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The True Cost of a $3.50 Macaroon Is Self-Respect
Rebecca Flint Marx | Photo: Rebecca Flint Marx | February 27, 2014
When indulgence becomes something more uncomfortable.
At what point do you cross the line from viewing a piece of food as a harmless indulgence to something that causes you to hate yourself?
I found myself asking that question yesterday afternoon while staring down a $3.50 almond-coconut macaroon I’d purchased from Eat Me NatuRaw, a raw, vegan bakery that’s part of the new Second Act Marketplace’s Community Craft booth in the Haight. The macaroon was roughly the diameter of an Oreo, almost militantly bland, and endowed with a consistency that fell somewhere between paste and bone meal. Although I’ve encountered enough raw food that I’m no longer shocked by the price tags or the travesties committed in the name of virtuous eating, there was something about this particular macaroon that made me think, “You sucker, you should have known better.”
It’s not as if I get easily offended by exorbitant prices: I’ve forked over $20 for a jar of honey without blinking, $8.50 for a tube containing precisely 13 Miette Patisserie graham crackers, $10 for a chocolate bar that to some palates tastes like burnt dirt. There’s no one splurge that sends me over the edge into apoplexy, and I’ve written enough about the food industry that I understand why certain costs that appear unreasonable are actually anything but. For me these purchases come down to a simple cost-to-quality calculation. Spending $20 for a jar of honey seems relatively reasonable because: a) keeping bees and collecting honey is a lengthy and labor-intensive process, b) that jar will last me at least a month, maybe two, and c) it is damn good honey.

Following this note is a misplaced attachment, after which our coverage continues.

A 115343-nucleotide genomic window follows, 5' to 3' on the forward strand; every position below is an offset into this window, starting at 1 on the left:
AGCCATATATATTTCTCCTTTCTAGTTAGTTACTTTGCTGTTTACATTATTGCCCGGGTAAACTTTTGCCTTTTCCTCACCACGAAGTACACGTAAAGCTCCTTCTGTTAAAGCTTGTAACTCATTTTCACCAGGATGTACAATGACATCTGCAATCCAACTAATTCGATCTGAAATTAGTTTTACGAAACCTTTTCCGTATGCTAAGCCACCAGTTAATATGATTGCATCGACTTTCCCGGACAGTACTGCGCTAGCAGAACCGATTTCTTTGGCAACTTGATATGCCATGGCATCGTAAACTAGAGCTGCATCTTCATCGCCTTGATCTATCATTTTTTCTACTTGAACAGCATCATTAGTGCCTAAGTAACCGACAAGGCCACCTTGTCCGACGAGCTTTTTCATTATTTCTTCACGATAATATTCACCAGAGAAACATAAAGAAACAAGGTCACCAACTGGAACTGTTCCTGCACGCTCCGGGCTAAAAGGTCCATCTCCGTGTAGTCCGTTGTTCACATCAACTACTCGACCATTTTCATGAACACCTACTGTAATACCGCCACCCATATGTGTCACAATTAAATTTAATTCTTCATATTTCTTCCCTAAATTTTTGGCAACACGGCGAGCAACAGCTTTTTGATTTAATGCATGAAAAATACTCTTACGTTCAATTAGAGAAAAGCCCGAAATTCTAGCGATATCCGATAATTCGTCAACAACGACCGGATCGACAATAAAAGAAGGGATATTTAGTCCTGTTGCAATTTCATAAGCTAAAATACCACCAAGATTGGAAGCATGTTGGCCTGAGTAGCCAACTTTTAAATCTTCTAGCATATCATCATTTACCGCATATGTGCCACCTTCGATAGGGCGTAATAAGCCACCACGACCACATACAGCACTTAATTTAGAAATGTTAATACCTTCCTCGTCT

On the other hand, the $9 carton of eggs that I saw at a certain North Beach gourmet shop offended me on a deep, instinctual level. I know that eggs from local, humanely raised chickens cost more—they’re the only kind I buy, typically at a cost of $5-$6 per dozen. But there’s something very let-them-eat-cake about a $9 carton of eggs—one imagines that they harbor yolks encased in gold leaf, or are handled only by the soft, pure hands of young children clothed in organic linen.
It’s an emperor’s clothes kind of thing; whether or not it offends you depends on how much nudity you can take, so to speak. Is it $9 eggs? Or $42 for a half chicken at Tosca? Or $7.50 for 12 ounces of juice that tastes like it was sieved from a compost heap? Different strokes, I guess. Maybe I wouldn’t have been so bothered by that $3.50 macaroon if it hadn’t tasted like a cross between a taunt and a punishment. All I can say for sure is that there’s a lot of naked royalty parading around San Francisco these days, seemingly impervious to stiff breezes, or, for that matter, shame.